The Problem of Production A new theory of the firm
The theory of the firm has been fertile ground for economists. Bylund proposes a new theory, rooted in Austrian economics, which examines the firm as a part of the market, and not as a free-standing entity. In this integrated view, a theory is offered which incorporates entrepreneurship, production, market process and economic development.
Introduction 1. What We Know and What We Don’t Know about the Firm 2. The Extent of the Market Process 3. The ‘Specialisation Deadlock’ 4. Entrepreneurship and Integration 5. Authority and Hierarchy 6. The Volatile Character of the Firm 7. Financing, Ownership and Boundaries of the Firm 8 The Firm as a Market Institution 9 The Nature of the Market Process 10 Policy Implications 11 What the Future Holds
"The author succeeds in spotlighting the economic function provided by the firm—in place of the traditional view of starting with the conception of a firm —by first looking at the market and its limitations to production. Consequentially, this theory development adds an interesting twist to the attempts to understand the existence of firms." - Erik Markin and Vishal Gupta, Organization Management Journal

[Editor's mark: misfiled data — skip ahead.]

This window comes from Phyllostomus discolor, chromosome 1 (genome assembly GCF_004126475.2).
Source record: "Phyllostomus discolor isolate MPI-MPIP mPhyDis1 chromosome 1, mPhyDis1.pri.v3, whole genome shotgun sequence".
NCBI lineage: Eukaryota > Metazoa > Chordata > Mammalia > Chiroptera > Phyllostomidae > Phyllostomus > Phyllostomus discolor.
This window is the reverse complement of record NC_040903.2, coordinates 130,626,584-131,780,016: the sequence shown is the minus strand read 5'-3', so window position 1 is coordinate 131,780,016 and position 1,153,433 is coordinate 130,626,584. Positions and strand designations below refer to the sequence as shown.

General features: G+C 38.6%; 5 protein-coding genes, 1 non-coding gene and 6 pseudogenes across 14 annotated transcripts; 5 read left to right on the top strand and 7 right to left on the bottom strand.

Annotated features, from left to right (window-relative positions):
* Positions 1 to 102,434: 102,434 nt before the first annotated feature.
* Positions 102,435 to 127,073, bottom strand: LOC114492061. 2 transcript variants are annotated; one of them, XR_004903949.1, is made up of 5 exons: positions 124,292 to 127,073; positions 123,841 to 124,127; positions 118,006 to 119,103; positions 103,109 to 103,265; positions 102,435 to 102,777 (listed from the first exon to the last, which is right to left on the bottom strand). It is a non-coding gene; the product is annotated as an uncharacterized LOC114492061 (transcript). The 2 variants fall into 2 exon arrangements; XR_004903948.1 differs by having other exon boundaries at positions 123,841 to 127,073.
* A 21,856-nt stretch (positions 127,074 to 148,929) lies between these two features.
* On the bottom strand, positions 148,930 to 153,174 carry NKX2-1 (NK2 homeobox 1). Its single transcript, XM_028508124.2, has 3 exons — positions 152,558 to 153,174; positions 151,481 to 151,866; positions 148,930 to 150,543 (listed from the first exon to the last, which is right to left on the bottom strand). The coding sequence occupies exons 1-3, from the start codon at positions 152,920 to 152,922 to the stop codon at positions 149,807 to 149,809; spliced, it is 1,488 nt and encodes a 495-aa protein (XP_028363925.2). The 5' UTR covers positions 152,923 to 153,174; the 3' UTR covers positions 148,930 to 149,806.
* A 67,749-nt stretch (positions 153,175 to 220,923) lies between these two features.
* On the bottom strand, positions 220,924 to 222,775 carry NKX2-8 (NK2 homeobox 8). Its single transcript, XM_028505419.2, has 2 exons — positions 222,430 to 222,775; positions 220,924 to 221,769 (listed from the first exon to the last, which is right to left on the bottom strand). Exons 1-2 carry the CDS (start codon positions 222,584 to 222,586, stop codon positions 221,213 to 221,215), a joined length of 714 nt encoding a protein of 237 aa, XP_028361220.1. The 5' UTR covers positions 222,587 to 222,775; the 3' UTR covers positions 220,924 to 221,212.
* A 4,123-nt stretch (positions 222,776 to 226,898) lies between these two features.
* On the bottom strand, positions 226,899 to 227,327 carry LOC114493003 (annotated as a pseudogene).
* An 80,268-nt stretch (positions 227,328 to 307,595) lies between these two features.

"After reading The Problem of Production: A New Theory of the Firm, one no longer is inclined to ask the question about firm’s existence. A more proper question should be "Why do markets exist?" Bylund has made a compelling Austrian argument that makes the firm’s appearance even more fundamental than the market...So far, the most important Austrian contributions to the theory of the firm were made in significant articles in Klein and Foss (2012), where authors are building bridges by finding enlightening and eloquently Austrian themes in competing theories. Bylund’s book structure takes a more sweeping approach and builds his theory from scratch on Austrian foundations." - Mateusz Machaj, Quarterly Journal of Austrian Economics
"I thoroughly enjoyed the book. I find it a fresh, coherent and consistent perspective in the idea of the firm and entrepreneurship. The main strength of Bylund’s book is the integration of theories of entrepreneurship, innovation, the firm, and the market processes...Overall, I consider Bylund’s monograph enlightening and would recommend it to people interested in economic theory but also managerial and strategic thinking. I also believe that it can be used as introduction into the topic." - Henrique Schneider, The Review of Austrian Economics